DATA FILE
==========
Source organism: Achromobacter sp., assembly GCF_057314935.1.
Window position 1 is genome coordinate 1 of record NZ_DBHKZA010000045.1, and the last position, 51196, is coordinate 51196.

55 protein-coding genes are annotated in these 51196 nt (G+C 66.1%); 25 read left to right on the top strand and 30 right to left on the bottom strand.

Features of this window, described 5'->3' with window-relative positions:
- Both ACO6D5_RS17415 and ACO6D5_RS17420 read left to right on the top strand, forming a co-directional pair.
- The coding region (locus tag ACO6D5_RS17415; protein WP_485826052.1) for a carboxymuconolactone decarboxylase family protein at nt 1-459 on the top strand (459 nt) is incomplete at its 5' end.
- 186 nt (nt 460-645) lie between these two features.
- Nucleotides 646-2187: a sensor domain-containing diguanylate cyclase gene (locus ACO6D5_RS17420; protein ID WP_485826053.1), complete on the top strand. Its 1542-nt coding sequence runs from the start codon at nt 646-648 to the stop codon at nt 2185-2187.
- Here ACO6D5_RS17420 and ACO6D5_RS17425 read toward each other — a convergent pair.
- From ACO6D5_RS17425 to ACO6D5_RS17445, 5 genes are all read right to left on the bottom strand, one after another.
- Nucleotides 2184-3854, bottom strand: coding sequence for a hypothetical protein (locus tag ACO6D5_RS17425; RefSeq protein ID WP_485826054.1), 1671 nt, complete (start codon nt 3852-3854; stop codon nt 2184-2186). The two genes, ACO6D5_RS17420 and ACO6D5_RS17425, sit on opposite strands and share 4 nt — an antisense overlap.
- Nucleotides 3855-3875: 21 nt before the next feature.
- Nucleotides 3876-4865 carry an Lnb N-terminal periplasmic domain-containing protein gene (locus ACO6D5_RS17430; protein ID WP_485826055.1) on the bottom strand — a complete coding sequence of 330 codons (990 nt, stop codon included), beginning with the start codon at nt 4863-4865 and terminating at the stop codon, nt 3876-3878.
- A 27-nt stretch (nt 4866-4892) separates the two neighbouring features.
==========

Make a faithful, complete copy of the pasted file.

Source organism: Achromobacter sp., assembly GCF_057314935.1.
Window position 1 is genome coordinate 1 of record NZ_DBHKZA010000045.1, and the last position, 51196, is coordinate 51196.

55 protein-coding genes are annotated in these 51196 nt (G+C 66.1%); 25 read left to right on the top strand and 30 right to left on the bottom strand.

Features of this window, described 5'->3' with window-relative positions:
- Both ACO6D5_RS17415 and ACO6D5_RS17420 read left to right on the top strand, forming a co-directional pair.
- The coding region (locus tag ACO6D5_RS17415; protein WP_485826052.1) for a carboxymuconolactone decarboxylase family protein at nt 1-459 on the top strand (459 nt) is incomplete at its 5' end.
- 186 nt (nt 460-645) lie between these two features.
- Nucleotides 646-2187: a sensor domain-containing diguanylate cyclase gene (locus ACO6D5_RS17420; protein ID WP_485826053.1), complete on the top strand. Its 1542-nt coding sequence runs from the start codon at nt 646-648 to the stop codon at nt 2185-2187.
- Here ACO6D5_RS17420 and ACO6D5_RS17425 read toward each other — a convergent pair.
- From ACO6D5_RS17425 to ACO6D5_RS17445, 5 genes are all read right to left on the bottom strand, one after another.
- Nucleotides 2184-3854, bottom strand: coding sequence for a hypothetical protein (locus tag ACO6D5_RS17425; RefSeq protein ID WP_485826054.1), 1671 nt, complete (start codon nt 3852-3854; stop codon nt 2184-2186). The two genes, ACO6D5_RS17420 and ACO6D5_RS17425, sit on opposite strands and share 4 nt — an antisense overlap.
- Nucleotides 3855-3875: 21 nt before the next feature.
- Nucleotides 3876-4865 carry an Lnb N-terminal periplasmic domain-containing protein gene (locus ACO6D5_RS17430; protein ID WP_485826055.1) on the bottom strand — a complete coding sequence of 330 codons (990 nt, stop codon included), beginning with the start codon at nt 4863-4865 and terminating at the stop codon, nt 3876-3878.
- A 27-nt stretch (nt 4866-4892) separates the two neighbouring features.